Voici quelques pistes de réflexion. Extrait de l'article:
Most tertiary institutions have listed among their graduate attributes the ability to think critically. This seems a desirable outcome, but what exactly does it mean to think critically and how do you get students to do it?
The problem is that critical thinking is the Cheshire Cat of educational curricula – it is hinted at in all disciplines but appears fully formed in none. As soon as you push to see it in focus, it slips away.
If you ask curriculum designers exactly how critical thinking skills are developed, the answers are often vague and unhelpful for those wanting to teach it.
This is partly because of a lack of clarity about the term itself and because there are some who believe that critical thinking cannot be taught in isolation, that it can only be developed in a discipline context – after all, you have think critically about something.
So what should any mandatory first year course in critical thinking look like? There is no single answer to that, but let me suggest a structure with four key areas:
(...) Arguing, as opposed to simply disagreeing, is the process of intellectual engagement with an issue and an opponent with the intention of developing a position justified by rational analysis and inference.
Arguments have premises, those things that we take to be true for the purposes of the argument, and conclusions or end points that are arrived at by inferring from the premises.
Understanding this structure allows us to analyse the strength of an argument by assessing the likelihood that the premises are true or by examining how the conclusion follows from them.
(...) Using logic in a flawed way leads to the committing of the fallacies of reasoning, which famously contain such logical errors as circular reasoning, the false cause fallacy or appeal to popular opinion. Learning about this cognitive landscape is central to the development of effective thinking.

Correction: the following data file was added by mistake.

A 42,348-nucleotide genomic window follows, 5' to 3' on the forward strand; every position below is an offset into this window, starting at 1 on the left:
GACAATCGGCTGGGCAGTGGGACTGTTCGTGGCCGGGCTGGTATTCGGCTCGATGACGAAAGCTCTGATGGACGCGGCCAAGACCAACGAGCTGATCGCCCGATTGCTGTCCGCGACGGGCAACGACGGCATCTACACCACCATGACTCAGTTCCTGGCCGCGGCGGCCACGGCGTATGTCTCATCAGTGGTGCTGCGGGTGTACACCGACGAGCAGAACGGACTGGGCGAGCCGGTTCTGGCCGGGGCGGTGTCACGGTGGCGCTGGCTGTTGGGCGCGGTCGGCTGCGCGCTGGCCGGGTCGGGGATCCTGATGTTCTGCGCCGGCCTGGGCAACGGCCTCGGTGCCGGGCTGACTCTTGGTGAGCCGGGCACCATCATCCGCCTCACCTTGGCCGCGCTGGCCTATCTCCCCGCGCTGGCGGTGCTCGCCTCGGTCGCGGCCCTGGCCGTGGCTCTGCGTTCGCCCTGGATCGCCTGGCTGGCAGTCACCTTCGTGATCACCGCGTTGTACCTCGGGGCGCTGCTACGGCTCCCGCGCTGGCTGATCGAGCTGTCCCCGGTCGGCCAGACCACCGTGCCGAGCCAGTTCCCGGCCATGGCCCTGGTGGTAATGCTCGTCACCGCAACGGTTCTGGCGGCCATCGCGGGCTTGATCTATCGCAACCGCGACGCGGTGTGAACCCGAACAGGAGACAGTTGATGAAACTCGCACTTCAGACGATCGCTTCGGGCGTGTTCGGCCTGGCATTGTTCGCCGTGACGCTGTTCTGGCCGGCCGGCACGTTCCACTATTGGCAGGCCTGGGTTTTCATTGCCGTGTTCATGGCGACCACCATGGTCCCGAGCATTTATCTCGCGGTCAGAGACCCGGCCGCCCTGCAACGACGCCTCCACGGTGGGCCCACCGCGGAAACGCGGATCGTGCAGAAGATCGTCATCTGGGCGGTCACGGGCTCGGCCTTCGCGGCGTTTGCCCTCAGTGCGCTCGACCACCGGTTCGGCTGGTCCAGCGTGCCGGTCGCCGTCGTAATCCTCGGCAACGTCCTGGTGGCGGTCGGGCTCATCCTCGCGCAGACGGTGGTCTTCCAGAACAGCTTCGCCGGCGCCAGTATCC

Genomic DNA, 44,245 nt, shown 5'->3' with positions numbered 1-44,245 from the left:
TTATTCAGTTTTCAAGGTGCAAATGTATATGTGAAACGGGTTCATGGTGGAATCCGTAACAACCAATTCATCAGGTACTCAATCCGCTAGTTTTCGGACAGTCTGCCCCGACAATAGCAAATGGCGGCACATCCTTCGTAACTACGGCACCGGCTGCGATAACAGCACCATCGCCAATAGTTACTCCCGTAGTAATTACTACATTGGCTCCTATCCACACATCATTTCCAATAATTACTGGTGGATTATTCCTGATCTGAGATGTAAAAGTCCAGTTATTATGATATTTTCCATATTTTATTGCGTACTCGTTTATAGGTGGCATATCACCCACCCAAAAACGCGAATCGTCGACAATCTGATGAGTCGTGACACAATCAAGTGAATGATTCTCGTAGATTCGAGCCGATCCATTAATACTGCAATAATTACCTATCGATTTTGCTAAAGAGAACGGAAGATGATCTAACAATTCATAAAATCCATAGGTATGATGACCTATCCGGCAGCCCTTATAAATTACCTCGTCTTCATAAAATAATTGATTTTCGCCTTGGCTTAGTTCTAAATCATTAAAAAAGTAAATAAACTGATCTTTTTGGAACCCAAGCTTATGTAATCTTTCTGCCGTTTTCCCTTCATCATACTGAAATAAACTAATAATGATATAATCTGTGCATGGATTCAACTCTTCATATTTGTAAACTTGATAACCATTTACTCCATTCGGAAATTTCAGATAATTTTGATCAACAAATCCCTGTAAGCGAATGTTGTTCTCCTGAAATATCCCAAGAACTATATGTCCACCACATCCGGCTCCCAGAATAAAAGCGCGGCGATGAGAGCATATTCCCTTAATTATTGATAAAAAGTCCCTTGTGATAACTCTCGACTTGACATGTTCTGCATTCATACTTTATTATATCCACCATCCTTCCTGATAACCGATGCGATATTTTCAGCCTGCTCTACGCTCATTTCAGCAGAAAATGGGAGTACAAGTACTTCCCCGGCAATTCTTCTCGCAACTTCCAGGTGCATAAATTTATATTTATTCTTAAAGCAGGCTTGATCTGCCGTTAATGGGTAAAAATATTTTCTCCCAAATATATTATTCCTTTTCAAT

The messy business of our psychology – how our minds actuality work – is another necessary component of a solid critical thinking course.
One of the great insights of psychology over the past few decades is the realisation that thinking is not so much something we do, as something that happens to us. We are not as in control of our decision-making as we think we are.
4. The Nature Of Science
It is useful to equip students with some understanding of the general tools of evaluating information that have become ubiquitous in our society. Two that come to mind are the nature of science and statistics.
Learning about what the differences are between hypotheses, theories and laws, for example, can help people understand why science has credibility without having to teach them what a molecule is, or about Newton’s laws of motion.
Understanding some basic statistics also goes a long way to making students feel more empowered to tackle difficult or complex issues. It’s not about mastering the content, but about understanding the process.
The Language Of Thinking
Embedded within all of this is the language of our thinking. The cognitive skills – such as inferring, analysing, evaluating, justifying, categorising and decoding – are all the things that we do with knowledge.
If we can talk to students using these terms, with a full understanding of what they mean and how they are used, then teaching thinking becomes like teaching a physical process such as a sport, in which each element can be identified, polished, refined and optimised.